Club Night Cover Community College’s Gasoline

The Oakland band’s first new song in two years is a cover of the 2019 track.

It’s been two years since we last heard from kinetic Oakland art-rockers Club Night, and if you’re asking, that’s two years too damn long in my book. Fortunately, that hiatus has come to an end.

When we checked in with the band about a year ago, Club Night frontman Joshua Bertram conceded to struggling with a creative torpor brought on by the bewildering effects of the pandemic. He and his bandmates seem to have shaken that malaise in the form of a new song, and although it’s not a Club Night original, it’s an exciting preview into what could be the band’s next chapter.

As part of a fundraising album released by the Boston-based label Disposable America, Club Night contributed a cover song of Community College’s “Gasoline.” The cover track is the band’s first recorded output since their critically lauded 2019 album, What Life.

A bedroom pop band with a knack for loping, lo-fi confessionals, Community College has gained a cult following in recent years, and Disposable America has garnered an impressive coterie of artists (among them Spencer Radcliffe and Squirrel Flower) to contribute covers of the band’s 2019 debut album, Comco. All proceeds from the album, which is now available on Bandcamp, will benefit Allston-Brighton Community Fridges, an effort to support food justice programs in the Boston metro area.

Like the original version, Club Night’s cover of “Gasoline” starts off with a humble, ambling pace, highlighted by Bertram’s constrained vocals. Known for his high-pitched, emotive register — which straddles unrestrained whimsy and painful agony — Bertram dials it back considerably for the cover, almost whispering the opening lines.

Other changes include the introduction of Ian Tatum’s slide guitar, a mournful addition that marks a transition from his normal histrionics, which tend toward the exuberant and unhinged. Bertram also deploys a purring Rhodes piano for the track, a first for the band.

For the bulk of the song, the band is a paragon of control, and when Bertram coos “I remember being hunted to extinction,” — a wounded line that would not sound out of place on What Life — one could imagine Club Night having a second life as a brooding, slowcore band.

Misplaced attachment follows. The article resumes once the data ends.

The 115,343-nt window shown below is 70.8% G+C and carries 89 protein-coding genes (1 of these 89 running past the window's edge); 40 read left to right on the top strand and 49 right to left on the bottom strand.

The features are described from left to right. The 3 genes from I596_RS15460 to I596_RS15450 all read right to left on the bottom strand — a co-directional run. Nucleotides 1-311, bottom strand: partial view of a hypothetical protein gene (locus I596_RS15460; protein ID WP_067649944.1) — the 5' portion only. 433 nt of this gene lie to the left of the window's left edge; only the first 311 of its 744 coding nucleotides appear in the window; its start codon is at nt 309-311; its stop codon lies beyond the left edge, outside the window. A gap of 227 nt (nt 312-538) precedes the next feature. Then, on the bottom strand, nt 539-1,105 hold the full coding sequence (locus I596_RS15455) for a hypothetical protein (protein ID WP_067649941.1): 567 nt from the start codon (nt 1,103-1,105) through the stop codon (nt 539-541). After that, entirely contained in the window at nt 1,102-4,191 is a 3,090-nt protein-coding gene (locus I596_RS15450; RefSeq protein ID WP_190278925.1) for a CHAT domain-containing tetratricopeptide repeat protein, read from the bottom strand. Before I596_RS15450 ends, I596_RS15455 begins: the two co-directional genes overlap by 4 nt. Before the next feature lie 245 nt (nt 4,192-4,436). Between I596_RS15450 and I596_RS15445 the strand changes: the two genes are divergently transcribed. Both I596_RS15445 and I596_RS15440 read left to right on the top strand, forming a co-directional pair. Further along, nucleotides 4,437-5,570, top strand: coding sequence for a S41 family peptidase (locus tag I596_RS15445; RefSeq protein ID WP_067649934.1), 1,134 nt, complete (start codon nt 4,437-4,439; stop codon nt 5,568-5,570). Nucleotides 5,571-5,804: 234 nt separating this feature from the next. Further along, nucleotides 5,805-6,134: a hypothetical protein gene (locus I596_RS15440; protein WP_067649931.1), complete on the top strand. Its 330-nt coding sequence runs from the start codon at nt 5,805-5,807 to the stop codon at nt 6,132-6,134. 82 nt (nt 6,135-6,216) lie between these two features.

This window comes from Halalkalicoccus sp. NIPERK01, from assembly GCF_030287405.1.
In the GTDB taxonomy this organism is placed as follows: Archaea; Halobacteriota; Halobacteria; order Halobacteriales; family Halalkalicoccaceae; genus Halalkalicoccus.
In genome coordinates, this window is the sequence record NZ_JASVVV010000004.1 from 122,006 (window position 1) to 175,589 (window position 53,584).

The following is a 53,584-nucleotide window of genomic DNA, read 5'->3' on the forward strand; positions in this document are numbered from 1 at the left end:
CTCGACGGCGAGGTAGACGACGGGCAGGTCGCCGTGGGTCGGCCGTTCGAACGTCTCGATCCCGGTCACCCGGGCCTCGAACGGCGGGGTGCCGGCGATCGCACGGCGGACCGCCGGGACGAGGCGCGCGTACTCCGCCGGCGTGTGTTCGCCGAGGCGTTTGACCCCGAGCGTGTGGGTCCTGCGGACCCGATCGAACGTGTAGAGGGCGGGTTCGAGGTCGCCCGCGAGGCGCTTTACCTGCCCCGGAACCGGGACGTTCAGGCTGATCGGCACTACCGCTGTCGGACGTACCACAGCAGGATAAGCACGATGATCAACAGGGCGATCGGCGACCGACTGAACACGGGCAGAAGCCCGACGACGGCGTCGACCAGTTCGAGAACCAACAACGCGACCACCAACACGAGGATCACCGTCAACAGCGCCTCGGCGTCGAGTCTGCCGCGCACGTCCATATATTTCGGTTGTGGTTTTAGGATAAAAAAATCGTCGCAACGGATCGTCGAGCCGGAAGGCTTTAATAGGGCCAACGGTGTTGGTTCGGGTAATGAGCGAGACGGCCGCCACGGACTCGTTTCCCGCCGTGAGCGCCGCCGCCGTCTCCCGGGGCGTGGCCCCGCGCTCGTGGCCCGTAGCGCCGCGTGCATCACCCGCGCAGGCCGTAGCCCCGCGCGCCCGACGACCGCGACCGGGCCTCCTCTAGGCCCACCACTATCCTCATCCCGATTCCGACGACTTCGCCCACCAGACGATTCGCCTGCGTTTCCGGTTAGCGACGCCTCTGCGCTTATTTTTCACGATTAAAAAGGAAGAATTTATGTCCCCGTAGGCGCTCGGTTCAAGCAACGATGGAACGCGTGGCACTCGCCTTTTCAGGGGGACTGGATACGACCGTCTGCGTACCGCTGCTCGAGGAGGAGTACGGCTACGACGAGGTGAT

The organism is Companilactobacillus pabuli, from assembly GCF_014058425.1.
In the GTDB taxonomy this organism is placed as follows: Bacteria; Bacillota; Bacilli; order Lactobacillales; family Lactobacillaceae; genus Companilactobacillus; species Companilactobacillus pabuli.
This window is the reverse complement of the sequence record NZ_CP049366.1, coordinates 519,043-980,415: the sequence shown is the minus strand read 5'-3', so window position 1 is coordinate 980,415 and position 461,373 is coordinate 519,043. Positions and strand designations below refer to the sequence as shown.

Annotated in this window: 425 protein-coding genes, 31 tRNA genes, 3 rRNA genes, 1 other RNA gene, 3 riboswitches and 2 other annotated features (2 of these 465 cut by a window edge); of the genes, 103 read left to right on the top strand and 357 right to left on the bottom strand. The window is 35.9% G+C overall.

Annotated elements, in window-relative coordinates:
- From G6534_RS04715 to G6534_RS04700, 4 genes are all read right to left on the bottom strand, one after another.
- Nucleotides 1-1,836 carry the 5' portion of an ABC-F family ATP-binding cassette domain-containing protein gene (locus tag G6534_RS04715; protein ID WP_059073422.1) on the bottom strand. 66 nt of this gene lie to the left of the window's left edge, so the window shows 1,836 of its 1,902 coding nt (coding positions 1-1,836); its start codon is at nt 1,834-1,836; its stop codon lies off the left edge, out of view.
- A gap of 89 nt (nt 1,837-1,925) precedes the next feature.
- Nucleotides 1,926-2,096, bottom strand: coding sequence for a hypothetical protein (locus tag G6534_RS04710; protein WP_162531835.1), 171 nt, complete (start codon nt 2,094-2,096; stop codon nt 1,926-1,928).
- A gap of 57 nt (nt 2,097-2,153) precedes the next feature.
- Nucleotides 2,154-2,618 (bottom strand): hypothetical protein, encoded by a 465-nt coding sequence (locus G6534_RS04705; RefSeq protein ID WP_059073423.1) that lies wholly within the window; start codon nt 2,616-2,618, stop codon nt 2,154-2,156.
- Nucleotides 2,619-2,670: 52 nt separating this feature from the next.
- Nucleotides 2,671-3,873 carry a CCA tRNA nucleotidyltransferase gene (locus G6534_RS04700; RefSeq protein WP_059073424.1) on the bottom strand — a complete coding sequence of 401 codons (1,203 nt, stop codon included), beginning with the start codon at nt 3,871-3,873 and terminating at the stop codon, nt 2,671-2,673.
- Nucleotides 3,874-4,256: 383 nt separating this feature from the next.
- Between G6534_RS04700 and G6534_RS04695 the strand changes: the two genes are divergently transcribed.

However, this being Club Night, a cathartic payoff is always in the offing, and at the 2:30 mark of the song, the fireworks come out. Under a caterwaul of cascading drums, scratchy guitars, and immersive effects, Bertram belts out the song’s emotional coda, “Honesty is trouble to me!” punctuating those words with an ascending auto-tune delivery (yet another new wrinkle for the band.) The track finishes in exhausting fashion, with the lapping sounds of water evaporating slowly in the outro.

Bertram said the quieter aspects of the cover track could offer a glimpse into a more sedate version of Club Night, which has always specialized in byzantine, frantic creations.

“There has definitely been a slight shift in how we sound,” said Bertram, who thinks Club Night was tapped to contribute the cover because of his frequent support for Community College on Twitter. “Now that we’ve been a 4-piece for a while, we have been starting to chisel away at the wall of sound we’re used to making, so there is some space in the music for the listener to breathe.”

Bertram said the band contributed each part of the cover song separately, and didn’t actually get together to perform it as a whole, but he noted that the process injected some new life into their creative process for their next album. The band recently began practicing together on tracks for their sophomore LP, with writing now essentially done for six of the album’s nine tracks. He hopes to begin recording the album sometime this summer, provided progress continues in the fight against the coronavirus pandemic.

The Community College cover album is available for purchase on Bandcamp here. It is a great opportunity to hear a number of bands offer their unique versions of some outstanding songs, and it’s all for a good cause. It also represents a moment to hear Club Night in what could be the beginning of an intriguing transformation.

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